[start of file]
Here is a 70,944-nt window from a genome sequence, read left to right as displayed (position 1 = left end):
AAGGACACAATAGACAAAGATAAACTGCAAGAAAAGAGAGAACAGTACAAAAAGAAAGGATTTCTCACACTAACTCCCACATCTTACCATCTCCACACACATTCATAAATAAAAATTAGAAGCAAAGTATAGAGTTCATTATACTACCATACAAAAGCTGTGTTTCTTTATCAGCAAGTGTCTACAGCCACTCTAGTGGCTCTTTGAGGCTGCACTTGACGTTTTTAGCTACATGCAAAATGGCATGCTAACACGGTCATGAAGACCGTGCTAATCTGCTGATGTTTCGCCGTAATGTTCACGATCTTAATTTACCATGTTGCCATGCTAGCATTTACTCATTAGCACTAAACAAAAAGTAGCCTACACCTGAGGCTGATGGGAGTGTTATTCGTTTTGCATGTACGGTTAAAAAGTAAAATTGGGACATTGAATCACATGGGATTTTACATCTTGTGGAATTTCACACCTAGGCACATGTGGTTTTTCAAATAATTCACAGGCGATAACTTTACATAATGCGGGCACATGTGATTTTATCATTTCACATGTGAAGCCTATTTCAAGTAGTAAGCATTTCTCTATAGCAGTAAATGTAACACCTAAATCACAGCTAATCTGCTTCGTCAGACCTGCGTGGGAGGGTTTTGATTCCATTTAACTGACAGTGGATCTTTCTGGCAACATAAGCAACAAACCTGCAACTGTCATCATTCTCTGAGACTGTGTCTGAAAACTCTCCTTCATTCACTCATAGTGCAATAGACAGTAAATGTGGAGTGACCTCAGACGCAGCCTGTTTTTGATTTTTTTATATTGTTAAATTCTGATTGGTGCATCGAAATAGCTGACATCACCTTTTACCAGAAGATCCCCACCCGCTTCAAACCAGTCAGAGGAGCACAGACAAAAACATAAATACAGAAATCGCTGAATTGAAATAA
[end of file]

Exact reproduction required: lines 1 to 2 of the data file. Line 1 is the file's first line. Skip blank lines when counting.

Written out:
Here is a 70,944-nt window from a genome sequence, read left to right as displayed (position 1 = left end):
AAGGACACAATAGACAAAGATAAACTGCAAGAAAAGAGAGAACAGTACAAAAAGAAAGGATTTCTCACACTAACTCCCACATCTTACCATCTCCACACACATTCATAAATAAAAATTAGAAGCAAAGTATAGAGTTCATTATACTACCATACAAAAGCTGTGTTTCTTTATCAGCAAGTGTCTACAGCCACTCTAGTGGCTCTTTGAGGCTGCACTTGACGTTTTTAGCTACATGCAAAATGGCATGCTAACACGGTCATGAAGACCGTGCTAATCTGCTGATGTTTCGCCGTAATGTTCACGATCTTAATTTACCATGTTGCCATGCTAGCATTTACTCATTAGCACTAAACAAAAAGTAGCCTACACCTGAGGCTGATGGGAGTGTTATTCGTTTTGCATGTACGGTTAAAAAGTAAAATTGGGACATTGAATCACATGGGATTTTACATCTTGTGGAATTTCACACCTAGGCACATGTGGTTTTTCAAATAATTCACAGGCGATAACTTTACATAATGCGGGCACATGTGATTTTATCATTTCACATGTGAAGCCTATTTCAAGTAGTAAGCATTTCTCTATAGCAGTAAATGTAACACCTAAATCACAGCTAATCTGCTTCGTCAGACCTGCGTGGGAGGGTTTTGATTCCATTTAACTGACAGTGGATCTTTCTGGCAACATAAGCAACAAACCTGCAACTGTCATCATTCTCTGAGACTGTGTCTGAAAACTCTCCTTCATTCACTCATAGTGCAATAGACAGTAAATGTGGAGTGACCTCAGACGCAGCCTGTTTTTGATTTTTTTATATTGTTAAATTCTGATTGGTGCATCGAAATAGCTGACATCACCTTTTACCAGAAGATCCCCACCCGCTTCAAACCAGTCAGAGGAGCACAGACAAAAACATAAATACAGAAATCGCTGAATTGAAATAA